Why I Forage

I am not a survivalist. I don’t foresee a future when commercial food will not be available and food foraging will be a critical skill. The world is not going to end before the sun swells into a red giant, which won’t happen for another 5 billion years (and then there will be no Earth and so no wild food). I’m an atheist, so no Apocalypse for me. Zombies aren’t and can’t be real. (Why would something with a rotting digestive system try to eat me?) We humans are the greatest danger to ourselves—but despite our technological advances, I believe we are pretty much the same as we ever were. We form social systems, we fight each other, we form different alliances, and the cycling of loving and killing continues. I’m faithful that we have enough restraint to avoid nuclear war, if only from fear of mutually assured destruction.

Should there be a raging pandemic that shuts down food production and transportation, I will surely be one of the ones that die. Viral infections seem to spontaneously generate in my body. I am more likely to be Patient 0 than I am to survive.

A grievous natural disaster is possible, even likely. A 9 earthquake is expected in Pacific Northwest (which is why I refuse to live in multi-floor brick building built before 1970). According to the Pacific Northwest Seismic Network, the Big One could hit in 500 years, tomorrow, or before you finish reading this post. Nevertheless, if I’m not crushed under rubble somewhere, I’m pretty sure the food that I already have in my kitchen could get me through the week or two it took for aid to find me. It might mean rationing small portions of uncooked noodles, but I could do it.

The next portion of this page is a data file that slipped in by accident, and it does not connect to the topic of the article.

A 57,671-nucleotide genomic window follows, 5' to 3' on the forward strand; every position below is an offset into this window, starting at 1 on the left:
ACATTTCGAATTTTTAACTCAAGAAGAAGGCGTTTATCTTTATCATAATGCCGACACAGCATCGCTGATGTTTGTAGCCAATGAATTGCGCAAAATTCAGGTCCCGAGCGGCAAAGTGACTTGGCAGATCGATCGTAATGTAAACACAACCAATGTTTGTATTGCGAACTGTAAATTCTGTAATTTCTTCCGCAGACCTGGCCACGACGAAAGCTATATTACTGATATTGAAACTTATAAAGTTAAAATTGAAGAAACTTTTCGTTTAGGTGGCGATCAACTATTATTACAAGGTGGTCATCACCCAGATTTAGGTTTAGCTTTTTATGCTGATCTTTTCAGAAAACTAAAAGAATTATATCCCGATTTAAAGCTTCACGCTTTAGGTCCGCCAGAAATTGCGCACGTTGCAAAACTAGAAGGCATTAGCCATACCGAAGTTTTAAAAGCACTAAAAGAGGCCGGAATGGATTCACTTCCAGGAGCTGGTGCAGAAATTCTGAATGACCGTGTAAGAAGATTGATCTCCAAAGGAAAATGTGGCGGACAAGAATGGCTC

I’m probably not brave enough to go on an adventure that will get me lost and stuck starving in a remote forest.

cherrySo why do I forage?

Just because I want to. Foraging turns the world into an Easter egg hunt; there’s a potential treat in every square foot of soil. It’s also practical. If I can get vegetables growing wild in my neighborhood, why spend the money and the time buying them at a grocery store? It adds novelty and challenge to my diet. I’m far less familiar with wild foods than store-bought foods and I’m still not sure how to cook any but a few of them.

I forage because I must. There aren’t any external consequences to not foraging, but I have a strange compulsion to do it. My primitive gatherer brain is alive and well. I see food and I harvest it. A ripe berry bush or choice patch of mushrooms sets off a cascade of tantalizing reward endorphins in my brain. Unlike the desire for drugs or desserts, there’s no reason to resist this urge.

7 thoughts on “Why I Forage

  1. I just went out and foraged dandelion greens and a few fiddleheads! I cooked them up and used them in my huevos rancheros recipe. I just wrote a little post about it [recipe included]. Thank you for all the great information!

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  2. I would love to forage more foods. We have our own garden, but it would be fun to branch out from that. What kind of things are easy to find for novice foragers?

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    1. I’m not as familiar with the seasons and plants of the Midwest as I am with the Northwest and East Coast. You’re in a really good area for Samuel Thayer’s book Forager’s Harvest, which is based on the plants of the Midwest. He’s extremely fond of cattails.Dandelions are one of most common plants for foraging and they’re everywhere. They are, however, very bitter. I can only eat them if I boil the leaves limp and then mix the greens with something acidic like vinegar or tomato sauce. Since it’s springtime there isn’t much other than greens.

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